Rain clouds cleared as nearly 7,000 graduates took over the National Mall May 15 to collect their degrees, marking the first graduating class to have spent their entire growth at GW with University President Steven Knapp.
“These are the students who started when I started. I was a freshman the same time they were,” Knapp said in an interview before the ceremony. “So I have a special connection with this graduating class.”
New York City Mayor Michael Bloomberg’s keynote speech was sprinkled with references to GW culture, ranging from McFadden’s quips to Manouch mentions.
“I know this is a bittersweet day for all of you who are graduating,” Bloomberg said. “It won’t be easy to leave a place where you can rub a hippo’s nose, break-dance with big George, sit in Einstein’s lap, pet a dog named Ruffles and buy a hot-dog from a guy named Manouch.”
Bloomberg, who was elected mayor two months after 9/11, took a moment to reflect on the legacy of that day, commending the decline of partisanship and the growth of service and volunteering that it inspired.
“The conventional wisdom that Democrats and Republicans hold diametrically opposed beliefs – and that one is right and one is wrong – is just not true,” Bloomberg said. “You can be a Democrat or a Republican – I’ve been both.”
Bloomberg, who received an honorary doctor of public service from the University, said volunteering has become an even bigger part of our culture after 9/11, especially at GW.
He noted how students “not only met, but far exceeded” First Lady Michelle Obama’s service challenge of 100,000 hours last year, adding that he believed the feat deserved “a round of applause.”
In addition to hearing “some of the most important and influential leaders of our time” and experiencing “unprecedented access to the power center of government,” the mayor commended graduates on their uniquely-GW experience.
“And I bet you’ve learned a few other things too, like what the meals to avoid are at J Street,” Bloomberg said.
After six years at GW earning his undergraduate and graduate degrees, student speaker Collin Stevenson said he “realized that seemingly extraordinary experiences are not the exception here.”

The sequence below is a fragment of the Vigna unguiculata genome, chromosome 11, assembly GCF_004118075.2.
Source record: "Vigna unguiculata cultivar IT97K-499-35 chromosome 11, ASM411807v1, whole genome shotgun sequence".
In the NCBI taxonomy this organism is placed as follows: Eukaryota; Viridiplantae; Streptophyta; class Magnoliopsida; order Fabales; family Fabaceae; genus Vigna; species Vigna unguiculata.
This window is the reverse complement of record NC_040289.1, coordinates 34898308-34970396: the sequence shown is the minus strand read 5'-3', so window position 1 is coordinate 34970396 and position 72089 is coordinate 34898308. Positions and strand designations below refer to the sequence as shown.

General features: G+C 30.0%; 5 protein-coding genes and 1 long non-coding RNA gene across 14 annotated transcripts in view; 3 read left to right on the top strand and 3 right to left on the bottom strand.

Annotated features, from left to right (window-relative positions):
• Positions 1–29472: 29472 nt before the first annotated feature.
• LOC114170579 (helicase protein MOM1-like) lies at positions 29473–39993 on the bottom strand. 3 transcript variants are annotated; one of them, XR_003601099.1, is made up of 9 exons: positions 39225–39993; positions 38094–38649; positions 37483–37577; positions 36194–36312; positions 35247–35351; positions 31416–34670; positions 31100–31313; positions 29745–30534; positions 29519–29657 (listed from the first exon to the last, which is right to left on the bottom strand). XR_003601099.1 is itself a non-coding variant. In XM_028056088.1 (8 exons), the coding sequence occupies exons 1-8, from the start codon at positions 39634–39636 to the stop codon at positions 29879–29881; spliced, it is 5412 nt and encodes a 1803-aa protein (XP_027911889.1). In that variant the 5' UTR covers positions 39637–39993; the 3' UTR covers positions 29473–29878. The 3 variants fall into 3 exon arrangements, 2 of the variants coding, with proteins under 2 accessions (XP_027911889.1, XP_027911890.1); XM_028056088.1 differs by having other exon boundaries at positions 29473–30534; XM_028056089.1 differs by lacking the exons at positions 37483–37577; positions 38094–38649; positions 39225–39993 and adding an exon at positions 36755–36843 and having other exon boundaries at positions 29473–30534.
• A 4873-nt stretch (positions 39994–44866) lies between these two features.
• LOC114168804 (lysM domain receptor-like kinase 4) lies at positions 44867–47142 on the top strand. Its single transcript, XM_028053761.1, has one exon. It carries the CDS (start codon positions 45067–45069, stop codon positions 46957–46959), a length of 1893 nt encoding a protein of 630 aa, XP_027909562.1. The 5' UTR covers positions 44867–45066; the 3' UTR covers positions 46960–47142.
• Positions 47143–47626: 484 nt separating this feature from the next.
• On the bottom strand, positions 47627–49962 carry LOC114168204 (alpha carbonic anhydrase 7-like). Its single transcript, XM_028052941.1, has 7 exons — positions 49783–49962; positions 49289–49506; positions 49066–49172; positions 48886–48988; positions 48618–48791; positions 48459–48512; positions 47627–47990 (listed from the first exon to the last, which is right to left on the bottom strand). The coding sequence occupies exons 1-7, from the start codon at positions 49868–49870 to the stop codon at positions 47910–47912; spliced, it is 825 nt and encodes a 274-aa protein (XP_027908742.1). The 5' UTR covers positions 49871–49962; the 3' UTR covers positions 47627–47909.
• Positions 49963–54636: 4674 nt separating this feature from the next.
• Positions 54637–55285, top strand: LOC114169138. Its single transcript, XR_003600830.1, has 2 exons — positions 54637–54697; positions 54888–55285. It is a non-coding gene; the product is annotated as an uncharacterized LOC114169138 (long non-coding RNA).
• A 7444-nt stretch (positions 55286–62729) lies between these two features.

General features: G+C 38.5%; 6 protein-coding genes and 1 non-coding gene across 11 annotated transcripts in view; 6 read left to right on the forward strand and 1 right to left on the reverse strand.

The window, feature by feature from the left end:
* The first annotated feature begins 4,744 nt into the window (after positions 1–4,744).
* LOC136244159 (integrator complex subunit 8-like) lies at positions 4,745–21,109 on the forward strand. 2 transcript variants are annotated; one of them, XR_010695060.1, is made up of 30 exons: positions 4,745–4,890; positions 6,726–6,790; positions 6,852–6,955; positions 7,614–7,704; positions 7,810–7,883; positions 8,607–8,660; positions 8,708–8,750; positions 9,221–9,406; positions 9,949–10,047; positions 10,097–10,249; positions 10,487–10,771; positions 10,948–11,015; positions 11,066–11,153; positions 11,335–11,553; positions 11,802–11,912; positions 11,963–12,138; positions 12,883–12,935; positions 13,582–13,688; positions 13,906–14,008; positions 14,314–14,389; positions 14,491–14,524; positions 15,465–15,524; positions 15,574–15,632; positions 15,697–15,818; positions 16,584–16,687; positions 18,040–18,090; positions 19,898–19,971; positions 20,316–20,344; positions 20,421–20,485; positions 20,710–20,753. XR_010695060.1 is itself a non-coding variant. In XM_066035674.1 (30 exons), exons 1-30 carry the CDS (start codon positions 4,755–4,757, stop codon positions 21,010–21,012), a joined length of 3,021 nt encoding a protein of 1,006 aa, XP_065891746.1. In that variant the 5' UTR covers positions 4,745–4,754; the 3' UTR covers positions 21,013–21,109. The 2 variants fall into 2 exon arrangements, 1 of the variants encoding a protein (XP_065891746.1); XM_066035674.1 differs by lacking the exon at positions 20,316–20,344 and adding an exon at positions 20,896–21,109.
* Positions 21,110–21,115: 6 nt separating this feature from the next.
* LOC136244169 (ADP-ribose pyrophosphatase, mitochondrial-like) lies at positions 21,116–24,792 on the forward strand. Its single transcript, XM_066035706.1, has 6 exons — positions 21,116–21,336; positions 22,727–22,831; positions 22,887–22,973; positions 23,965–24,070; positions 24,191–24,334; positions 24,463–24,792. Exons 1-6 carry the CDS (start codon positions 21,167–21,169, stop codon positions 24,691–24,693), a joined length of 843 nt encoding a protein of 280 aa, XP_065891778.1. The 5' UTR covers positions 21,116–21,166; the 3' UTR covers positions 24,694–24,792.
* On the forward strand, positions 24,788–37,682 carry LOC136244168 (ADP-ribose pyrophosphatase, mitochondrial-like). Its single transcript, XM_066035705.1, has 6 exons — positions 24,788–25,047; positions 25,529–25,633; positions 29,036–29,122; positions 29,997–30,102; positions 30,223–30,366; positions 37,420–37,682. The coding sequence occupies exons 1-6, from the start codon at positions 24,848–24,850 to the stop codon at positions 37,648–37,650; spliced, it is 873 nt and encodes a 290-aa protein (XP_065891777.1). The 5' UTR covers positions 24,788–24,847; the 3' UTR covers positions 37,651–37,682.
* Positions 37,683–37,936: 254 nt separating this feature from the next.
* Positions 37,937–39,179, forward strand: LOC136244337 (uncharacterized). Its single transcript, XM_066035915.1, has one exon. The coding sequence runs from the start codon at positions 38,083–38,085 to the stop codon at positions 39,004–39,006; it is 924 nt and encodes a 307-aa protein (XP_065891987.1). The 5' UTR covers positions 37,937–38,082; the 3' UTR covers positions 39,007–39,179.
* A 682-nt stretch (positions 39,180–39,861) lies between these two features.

“While we are sometimes told that we may not be able to change the larger world, know that you have absolutely changed the lives of all those people you include in your own world,” he said. “But equipped with your passion and armed with your education, I have no doubt that you will absolutely change a world for someone, for some family, for some community, for some city, for some nation.”
Stevenson, a 2nd Lieutenant in the Air Force, will begin intelligence training in Texas this summer.
Honorary degree recipient Peggy Cooper Cafritz, an alumna of the Law School, reflected on her efforts to desegregate GW’s campus.
“I came to GW from Mobile, Ala., as a very angry young black woman,” Cafritz said.
During her time at GW, the arts and education advocate helped found the Black Student Union and organized a picket line in protest of segregated sororities.
“I left GW as a woman who had transformed from black to African-American, and I was not angry anymore,” she said.
Civil rights leader William Coleman, who served as an adviser or consultant to eight U.S. presidents, received an honorary doctor of laws.
“I wish I had gone to GW,” he said, looking out onto the crowd of 25,000.
Students interviewed afterwards said they enjoyed Bloomberg’s GW references, noting a feeling of nostalgia now that they’re leaving the University.
“I think a lot of people appreciated the Manouch comment. We were all laughing and asking where he got all his information for all that,” Eloise Smith, an undergraduate in the Columbian College of Arts and Sciences, said.
New York native and grandparent of a graduate, Gloria Ingrao, 82, said she was very excited and proud to watch the ceremony on the National Mall, especially with Bloomberg as speaker.
“We’re New Yorkers, so we thought he was great,” Ingrao of Westchester, N.Y., said.
This article was updated May 17, 2011 to reflect the following:
The Hatchet, based on a prepared transcript, incorrectly reported that Michael Bloomberg referenced Gelman Library in his speech. Bloomberg deviated from the transcript onstage and did not mention Gelman.